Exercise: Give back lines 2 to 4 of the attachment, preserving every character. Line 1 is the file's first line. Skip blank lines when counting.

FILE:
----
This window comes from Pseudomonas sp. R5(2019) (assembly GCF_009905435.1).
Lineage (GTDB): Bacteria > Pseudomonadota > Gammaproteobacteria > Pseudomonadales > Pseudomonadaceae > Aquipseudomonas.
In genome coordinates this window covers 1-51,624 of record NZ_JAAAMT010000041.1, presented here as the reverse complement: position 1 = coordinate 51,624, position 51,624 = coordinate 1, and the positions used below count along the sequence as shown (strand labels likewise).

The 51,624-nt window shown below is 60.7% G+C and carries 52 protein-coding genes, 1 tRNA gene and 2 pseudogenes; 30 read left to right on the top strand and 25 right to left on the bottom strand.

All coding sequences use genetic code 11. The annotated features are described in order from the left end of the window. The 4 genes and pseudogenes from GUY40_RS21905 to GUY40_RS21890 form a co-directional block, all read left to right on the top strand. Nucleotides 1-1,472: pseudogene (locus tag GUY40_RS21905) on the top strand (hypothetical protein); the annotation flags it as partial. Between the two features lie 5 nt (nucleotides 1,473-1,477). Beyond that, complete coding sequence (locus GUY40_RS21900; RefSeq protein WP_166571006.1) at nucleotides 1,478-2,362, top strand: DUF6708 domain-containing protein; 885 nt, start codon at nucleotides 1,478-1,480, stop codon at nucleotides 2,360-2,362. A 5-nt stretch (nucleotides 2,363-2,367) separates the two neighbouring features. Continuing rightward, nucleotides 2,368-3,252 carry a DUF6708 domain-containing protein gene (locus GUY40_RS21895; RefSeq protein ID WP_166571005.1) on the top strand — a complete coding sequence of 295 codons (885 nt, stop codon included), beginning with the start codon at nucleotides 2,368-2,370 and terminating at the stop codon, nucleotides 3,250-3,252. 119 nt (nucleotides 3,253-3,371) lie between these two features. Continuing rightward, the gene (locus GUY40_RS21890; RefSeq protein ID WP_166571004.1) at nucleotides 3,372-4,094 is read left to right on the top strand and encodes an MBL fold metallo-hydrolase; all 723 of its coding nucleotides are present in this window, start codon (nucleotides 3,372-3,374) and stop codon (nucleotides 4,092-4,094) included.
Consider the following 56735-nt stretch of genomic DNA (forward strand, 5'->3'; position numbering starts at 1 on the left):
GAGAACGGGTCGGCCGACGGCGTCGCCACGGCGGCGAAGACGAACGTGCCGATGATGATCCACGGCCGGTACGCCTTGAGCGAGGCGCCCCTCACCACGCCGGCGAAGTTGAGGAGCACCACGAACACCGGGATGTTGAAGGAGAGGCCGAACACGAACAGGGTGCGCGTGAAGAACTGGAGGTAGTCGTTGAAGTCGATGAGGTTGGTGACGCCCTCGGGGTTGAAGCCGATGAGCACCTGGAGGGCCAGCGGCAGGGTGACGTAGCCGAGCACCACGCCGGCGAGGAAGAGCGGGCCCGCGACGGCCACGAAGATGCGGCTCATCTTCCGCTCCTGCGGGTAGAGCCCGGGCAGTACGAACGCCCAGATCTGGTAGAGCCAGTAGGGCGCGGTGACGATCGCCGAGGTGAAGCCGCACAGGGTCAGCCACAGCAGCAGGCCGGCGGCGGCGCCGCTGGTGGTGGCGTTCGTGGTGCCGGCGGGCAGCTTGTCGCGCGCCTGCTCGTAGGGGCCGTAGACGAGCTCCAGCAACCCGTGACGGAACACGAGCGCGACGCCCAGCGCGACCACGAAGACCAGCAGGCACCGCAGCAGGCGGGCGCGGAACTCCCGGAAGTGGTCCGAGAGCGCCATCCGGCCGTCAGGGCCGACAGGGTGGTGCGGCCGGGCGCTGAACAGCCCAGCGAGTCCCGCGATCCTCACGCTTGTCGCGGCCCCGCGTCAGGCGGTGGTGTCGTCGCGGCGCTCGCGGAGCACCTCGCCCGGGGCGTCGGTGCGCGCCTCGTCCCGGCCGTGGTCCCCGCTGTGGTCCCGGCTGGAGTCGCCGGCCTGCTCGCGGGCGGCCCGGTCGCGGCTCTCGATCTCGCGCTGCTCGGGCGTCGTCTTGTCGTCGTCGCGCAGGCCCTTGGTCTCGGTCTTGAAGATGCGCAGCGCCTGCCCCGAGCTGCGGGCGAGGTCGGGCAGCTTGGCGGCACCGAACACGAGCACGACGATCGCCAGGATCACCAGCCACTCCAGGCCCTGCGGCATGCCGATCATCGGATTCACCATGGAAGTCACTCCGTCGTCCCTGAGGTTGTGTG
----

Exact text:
Lineage (GTDB): Bacteria > Pseudomonadota > Gammaproteobacteria > Pseudomonadales > Pseudomonadaceae > Aquipseudomonas.
In genome coordinates this window covers 1-51,624 of record NZ_JAAAMT010000041.1, presented here as the reverse complement: position 1 = coordinate 51,624, position 51,624 = coordinate 1, and the positions used below count along the sequence as shown (strand labels likewise).

The 51,624-nt window shown below is 60.7% G+C and carries 52 protein-coding genes, 1 tRNA gene and 2 pseudogenes; 30 read left to right on the top strand and 25 right to left on the bottom strand.